Syndicate content

Bridging the Gender Gap: Empowering India’s Female Entrepreneurs

Mabruk Kabir's picture

A quiet revolution has been sweeping the Indian political landscape. Last year, the reservation (quota) for women in panchayats — rural local self-government — was increased to at least 50 percent, bringing women into the political fold in vast numbers.

However, economic empowerment may not have kept pace with political empowerment. When it comes to female labor force participation, gender disparities remain deeply entrenched. The 2012 World Economic Forum's Gender Gap Index ranked India 123rd out of 135 countries on economic participation and opportunity.

Female employment remains concentrated in industries related to sanitation, education, chemicals, and tobacco, while higher-value industries such as research and development, computers, and transport have the lowest rates of female participation. What explains these gender disparities? Is it poor infrastructure, limited education, and gender composition of the labor force and industries? Or is it deficiencies in social and business networks and a low share of incumbent female entrepreneurs?

In their recent Economic Premise report, Ghani, Kerr, and O’Connell explore the drivers behind female entrepreneurship in India. Basic demographic factors — population size, density, and literacy rates — certainly play a role. However, female ownership among existing businesses seems to be a stronger predictor of future female entry and entrepreneurship. There is strong evidence in favor of agglomeration and clustering effects, where higher female ownership of local businesses in related industries (similar labor needs, input-output markets) attracts new female entrants in greater numbers. Thus when it comes to addressing gap in women’s economic participation, promoting gender networks may just have the biggest bang for the buck.

Infrastructure is another low-hanging fruit for policymakers. The lack of basic amenities affects women more than men, as women are often responsible for a larger share of time-consuming household activities. Better electricity and access to water and sanitation may reduce the burden of women in providing essential household inputs for their families, and allow for more time to be directed toward entrepreneurial activities.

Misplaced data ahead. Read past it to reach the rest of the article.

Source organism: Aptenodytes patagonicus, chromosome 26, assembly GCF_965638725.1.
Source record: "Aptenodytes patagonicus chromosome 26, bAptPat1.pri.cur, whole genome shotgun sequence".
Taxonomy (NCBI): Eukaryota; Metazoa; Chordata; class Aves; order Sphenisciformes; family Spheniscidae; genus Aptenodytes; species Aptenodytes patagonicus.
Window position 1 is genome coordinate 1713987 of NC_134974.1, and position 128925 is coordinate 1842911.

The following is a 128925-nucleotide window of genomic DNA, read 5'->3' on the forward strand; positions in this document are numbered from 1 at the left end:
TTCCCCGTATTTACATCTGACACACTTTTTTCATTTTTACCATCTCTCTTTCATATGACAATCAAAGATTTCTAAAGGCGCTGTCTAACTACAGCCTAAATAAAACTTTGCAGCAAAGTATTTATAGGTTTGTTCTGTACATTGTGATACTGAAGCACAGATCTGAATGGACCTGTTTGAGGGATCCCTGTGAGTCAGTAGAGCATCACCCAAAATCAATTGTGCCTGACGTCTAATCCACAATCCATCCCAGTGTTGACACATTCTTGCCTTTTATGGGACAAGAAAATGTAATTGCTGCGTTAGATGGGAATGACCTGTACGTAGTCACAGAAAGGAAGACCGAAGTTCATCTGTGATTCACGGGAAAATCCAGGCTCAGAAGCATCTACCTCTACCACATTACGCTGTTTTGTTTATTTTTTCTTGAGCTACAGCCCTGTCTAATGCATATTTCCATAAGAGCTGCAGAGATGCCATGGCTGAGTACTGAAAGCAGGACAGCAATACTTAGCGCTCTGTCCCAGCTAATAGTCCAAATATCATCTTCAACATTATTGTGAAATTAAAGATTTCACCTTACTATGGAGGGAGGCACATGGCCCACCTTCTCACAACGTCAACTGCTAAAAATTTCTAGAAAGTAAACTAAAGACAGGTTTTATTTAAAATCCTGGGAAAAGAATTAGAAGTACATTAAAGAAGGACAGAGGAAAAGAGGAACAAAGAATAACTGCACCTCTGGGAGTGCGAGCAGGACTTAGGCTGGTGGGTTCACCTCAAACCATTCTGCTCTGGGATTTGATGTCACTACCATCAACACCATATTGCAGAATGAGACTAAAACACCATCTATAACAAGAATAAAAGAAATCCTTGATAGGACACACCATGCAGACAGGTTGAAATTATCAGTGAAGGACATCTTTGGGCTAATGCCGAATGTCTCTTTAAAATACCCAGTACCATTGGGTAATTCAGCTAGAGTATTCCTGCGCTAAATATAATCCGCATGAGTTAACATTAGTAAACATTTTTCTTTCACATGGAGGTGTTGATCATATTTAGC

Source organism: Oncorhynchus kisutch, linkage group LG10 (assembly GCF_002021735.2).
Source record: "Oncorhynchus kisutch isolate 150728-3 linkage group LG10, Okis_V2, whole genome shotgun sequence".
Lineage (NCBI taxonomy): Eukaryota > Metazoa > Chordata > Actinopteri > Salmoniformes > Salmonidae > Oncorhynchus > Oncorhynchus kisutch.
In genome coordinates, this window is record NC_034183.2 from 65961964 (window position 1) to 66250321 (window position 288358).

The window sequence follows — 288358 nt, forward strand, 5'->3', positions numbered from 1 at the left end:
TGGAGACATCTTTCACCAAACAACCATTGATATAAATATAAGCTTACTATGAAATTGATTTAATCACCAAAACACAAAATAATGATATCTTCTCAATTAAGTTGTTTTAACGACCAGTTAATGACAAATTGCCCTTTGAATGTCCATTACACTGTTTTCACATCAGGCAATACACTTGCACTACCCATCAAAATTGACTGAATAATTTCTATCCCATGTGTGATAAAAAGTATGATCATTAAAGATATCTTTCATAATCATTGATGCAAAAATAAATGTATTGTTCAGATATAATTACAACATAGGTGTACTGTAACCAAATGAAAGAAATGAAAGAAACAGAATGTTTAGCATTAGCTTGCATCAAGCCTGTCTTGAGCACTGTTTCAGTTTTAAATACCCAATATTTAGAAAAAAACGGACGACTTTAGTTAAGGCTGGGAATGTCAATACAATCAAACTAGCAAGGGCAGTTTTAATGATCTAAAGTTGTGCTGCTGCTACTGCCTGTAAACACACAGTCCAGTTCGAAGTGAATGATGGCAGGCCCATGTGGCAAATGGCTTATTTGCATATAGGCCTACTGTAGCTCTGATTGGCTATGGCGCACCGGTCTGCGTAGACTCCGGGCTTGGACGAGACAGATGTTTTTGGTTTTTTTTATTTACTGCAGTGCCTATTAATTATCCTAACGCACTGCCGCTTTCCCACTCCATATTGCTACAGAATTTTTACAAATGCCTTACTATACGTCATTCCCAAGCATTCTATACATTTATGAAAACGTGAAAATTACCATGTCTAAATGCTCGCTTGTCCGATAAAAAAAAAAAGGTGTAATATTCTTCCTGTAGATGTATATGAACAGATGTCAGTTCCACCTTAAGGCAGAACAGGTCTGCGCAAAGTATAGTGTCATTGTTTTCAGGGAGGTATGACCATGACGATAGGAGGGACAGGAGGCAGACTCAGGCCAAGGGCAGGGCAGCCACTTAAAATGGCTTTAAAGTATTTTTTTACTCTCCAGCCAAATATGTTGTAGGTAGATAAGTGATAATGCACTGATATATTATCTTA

Travel in India can also be restrictive and unpredictable, and women face greater constraints in geographic mobility imposed by safety concerns and social norms. Investment in local transport infrastructure may thus directly alleviate a major constraint to female entrepreneurs in accessing markets.

Stringent labor regulations also stimulate female entrepreneurship. Several studies link labor regulations in Indian states to economic performance. These regulations may affect the gender balance of entrepreneurs by shifting activity into industries that female entrepreneurs tend to be more involved in, or influencing occupational decisions within the family.

As the 2012 World Development Report highlights, empowering half of the potential workforce has significant economic benefits beyond promoting gender equality. Building inclusive political institutions is important, but policymakers must expand economic voice alongside political voice. While achieving economic equality sometimes requires tough choices (such as progressive taxation), the opposite is true in the case of gender. Encouraging female entrepreneurship is a direct path to shared prosperity and a more dynamic, sustainable growth.

Add new comment